13th November 2015

Badges? We don’t need no stinkin’ badges!

posted in Appraiser News |

I thought this was kinda hilarious, but it looks like there might be 2 good points in the article.  If the service gives you the ability to avoid multiple background checks for the AMC’s for a small $$$ per year, that is a good deal.  The other idea I liked is how a San Diego appraiser made his own badge years ago because it makes people feel better.  That is a good idea as well.

reposted from: http://www.sandiegouniontribune.com/news/2015/nov/06/appraiser-id-system-california/

I.D. plan for appraisers gets mixed response

By Phillip Molnar | 5:10 p.m. Nov. 6, 2015

Usually once or twice in a person’s lifetime, they nervously let an appraiser into their home to photograph each room and take notes to assess just how much their nest egg is worth.

Appraisers are not required to provide identification, even a driver’s license, when they come to a house, do not always look the part and can cause alarm if not expected. One Orange County company says that is a problem.

Six months ago, Mission Viejo-based Comergence rolled out something the appraisal industry has never had — shiny ID badges.

By looking at a badge with an appraisers’ Comergence number and photo, home and business owners can verify who appraisers are through Comergence’s online system, which may end up being its major benefit.

But, does anyone actually need a badge?

Since the service started, just 22 of roughly 300 appraisers in San Diego County have signed up and the head of local industry group, the Appraisal Institute, says she thinks she knows why.

“A badge doesn’t identify you any differently than a business card does,” local Appraisal Institute president Susan Merrick said. “It’s pretty much typical operating procedure to give a business card when you go to the door . . . From a residential standpoint, it’s totally useless as far as I’m concerned.”

Merrick said most appraisers are hired by a lending institution so most homeowners are expecting an appraiser to show up at their door.

Comergence president Greg Schroeder said he came up with the idea after lenders told him they wanted background checks on appraisers before using their information to issue loans. His company is probably known best for software used by lenders to monitor and approve mortgage originators.

For $59 a year, appraisers can sign up with Comergence. After uploading documents — like a copy of their appraiser’s license and sample of their work — it is verified by the company and the profile is then included in its database with a badge ready to be ordered.

“Business cards don’t have pictures on them and anyone can print them,” Schroeder said.

The state Bureau of Real Estate Appraisers says there is no law requiring appraisers to carry identification and has no opinion on Comergence.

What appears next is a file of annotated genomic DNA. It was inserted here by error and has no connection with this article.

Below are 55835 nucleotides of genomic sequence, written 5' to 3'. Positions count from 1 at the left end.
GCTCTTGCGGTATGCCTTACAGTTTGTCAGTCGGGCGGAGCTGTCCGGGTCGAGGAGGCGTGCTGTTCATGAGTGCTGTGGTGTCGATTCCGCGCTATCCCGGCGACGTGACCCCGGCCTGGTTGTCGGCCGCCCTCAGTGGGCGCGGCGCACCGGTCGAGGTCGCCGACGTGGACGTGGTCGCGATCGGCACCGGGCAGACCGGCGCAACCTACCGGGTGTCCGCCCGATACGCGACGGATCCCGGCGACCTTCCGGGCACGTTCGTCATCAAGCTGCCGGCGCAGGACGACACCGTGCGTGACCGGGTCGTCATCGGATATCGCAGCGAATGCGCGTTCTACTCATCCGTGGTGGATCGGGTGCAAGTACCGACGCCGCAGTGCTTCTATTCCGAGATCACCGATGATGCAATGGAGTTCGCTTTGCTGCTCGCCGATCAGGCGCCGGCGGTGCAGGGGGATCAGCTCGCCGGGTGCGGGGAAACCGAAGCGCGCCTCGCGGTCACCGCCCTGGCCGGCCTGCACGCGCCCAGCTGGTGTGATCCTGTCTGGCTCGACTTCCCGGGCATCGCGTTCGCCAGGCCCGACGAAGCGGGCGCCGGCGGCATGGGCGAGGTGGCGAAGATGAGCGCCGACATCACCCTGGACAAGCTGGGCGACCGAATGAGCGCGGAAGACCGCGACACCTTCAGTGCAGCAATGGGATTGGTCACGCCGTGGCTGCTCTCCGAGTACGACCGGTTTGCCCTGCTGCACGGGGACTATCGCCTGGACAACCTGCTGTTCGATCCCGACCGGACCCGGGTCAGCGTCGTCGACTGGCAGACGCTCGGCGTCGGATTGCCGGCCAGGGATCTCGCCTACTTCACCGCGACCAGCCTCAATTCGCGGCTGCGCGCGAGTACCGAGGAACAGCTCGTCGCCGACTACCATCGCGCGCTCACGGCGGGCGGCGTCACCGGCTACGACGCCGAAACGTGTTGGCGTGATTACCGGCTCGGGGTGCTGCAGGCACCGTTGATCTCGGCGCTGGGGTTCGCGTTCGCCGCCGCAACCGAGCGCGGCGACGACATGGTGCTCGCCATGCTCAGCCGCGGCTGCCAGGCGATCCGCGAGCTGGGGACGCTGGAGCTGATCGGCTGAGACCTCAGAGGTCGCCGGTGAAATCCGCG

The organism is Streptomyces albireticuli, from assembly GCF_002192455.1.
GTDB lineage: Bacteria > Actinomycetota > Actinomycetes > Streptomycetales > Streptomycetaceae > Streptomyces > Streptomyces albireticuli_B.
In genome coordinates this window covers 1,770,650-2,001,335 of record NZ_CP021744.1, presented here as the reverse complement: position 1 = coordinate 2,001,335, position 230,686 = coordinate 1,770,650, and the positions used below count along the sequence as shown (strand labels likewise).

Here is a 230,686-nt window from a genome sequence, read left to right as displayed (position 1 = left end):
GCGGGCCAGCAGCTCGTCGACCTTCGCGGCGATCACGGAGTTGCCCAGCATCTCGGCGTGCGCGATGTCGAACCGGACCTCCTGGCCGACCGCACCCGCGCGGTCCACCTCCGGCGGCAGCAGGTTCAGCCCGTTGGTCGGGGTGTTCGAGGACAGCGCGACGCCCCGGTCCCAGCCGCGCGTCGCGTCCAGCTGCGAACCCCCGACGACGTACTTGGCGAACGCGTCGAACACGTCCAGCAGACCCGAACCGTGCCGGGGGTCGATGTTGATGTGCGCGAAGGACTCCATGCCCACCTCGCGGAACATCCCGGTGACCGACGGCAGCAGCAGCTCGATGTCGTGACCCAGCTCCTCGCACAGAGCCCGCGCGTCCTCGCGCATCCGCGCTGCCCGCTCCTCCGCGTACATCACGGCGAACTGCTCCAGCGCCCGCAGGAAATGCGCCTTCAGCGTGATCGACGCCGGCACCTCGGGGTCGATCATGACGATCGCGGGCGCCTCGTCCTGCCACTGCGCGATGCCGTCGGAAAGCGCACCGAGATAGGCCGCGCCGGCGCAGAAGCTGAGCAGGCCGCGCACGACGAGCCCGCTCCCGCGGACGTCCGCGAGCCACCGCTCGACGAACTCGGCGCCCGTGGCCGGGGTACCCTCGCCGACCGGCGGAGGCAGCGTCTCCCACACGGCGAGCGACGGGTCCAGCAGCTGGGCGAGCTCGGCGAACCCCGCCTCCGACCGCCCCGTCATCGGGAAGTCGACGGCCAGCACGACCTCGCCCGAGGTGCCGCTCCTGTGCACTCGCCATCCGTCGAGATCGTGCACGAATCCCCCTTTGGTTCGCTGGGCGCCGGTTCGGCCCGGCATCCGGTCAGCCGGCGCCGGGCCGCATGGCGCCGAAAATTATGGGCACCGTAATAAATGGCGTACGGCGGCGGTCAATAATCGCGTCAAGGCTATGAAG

Bureau head Jim Martin said he is not aware of any recent occurrences, at least in the last two years, of someone posing as an appraiser.

The ID roll-out comes as the appraisal industry slowly recovers from the subprime mortgage crisis. There are 11,157 appraisers in California, down from more than 20,000 in 2007, according to the bureau.

Martin said the number of licensed appraisers has declined as housing sales have slowed. But, many appraisers also point to the high costs associated with regulations that followed the Great Recession for the decline in their ranks.

The new regulations prohibit mortgage brokers from ordering appraisals themselves, forcing them to work through a mortgage lender.

Lenders order appraisals through in-house staff or appraisers hired by outside firms known as appraisal-management companies, or AMCs. But neither may talk to the appraisers about the value of the property they’re evaluating to discourage inflating the value, a practice that was partly blamed for fueling the housing bubble.

Since 2009, California banks have mostly used AMCs that assign houses to appraisers. The AMC then collects a fee from the appraiser.

Adding to that cost, banks that use the AMCs want background checks on appraisers before they use their work. The situation appears to favor Comergence’s secondary function, the database of verified appraisers.

Benjamin Clements, an appraiser with 12 years of experience in San Diego County, said he is paying up to $50 for each background check per AMC and he signs up with up to five a year to keep business flowing. He said he signed up with Comergence because it allowed him to just pay the one-time fee to get verified and have all the AMCs use the website to verify him — the same way homeowners can.

“It’s a way for them to access that background (check) without you having to pay again,” he said. “It seems like (AMCs) want a new one every year. It seems like a way for the background check companies to make money.”

Clements said even though he has signed up with Comergence, he has yet to upload a photo to get a badge. He recalled a few times people came out of their house to yell at him for taking pictures, but the situation was always diffused with a business card.

Schroeder said he wasn’t surprised with how his business was gaining traction, expecting the badges to gain popularity as appraisers go to them for cost savings.

There seems to be a market for badges, even if it is small. A San Diego commercial appraiser with 30 years experience, Gary Rasmuson, has pushed for a badge for the industry for years and even created his own. He had not heard of Comergence until contacted by the Union-Tribune but thought it was a great idea.

“I just noticed people are more comfortable with the fact I’m walking around taking pictures of the property,” he said of having a badge. “They don’t seem as antsy or anxious of who I am when they can see I’m an appraiser with my picture on there.”

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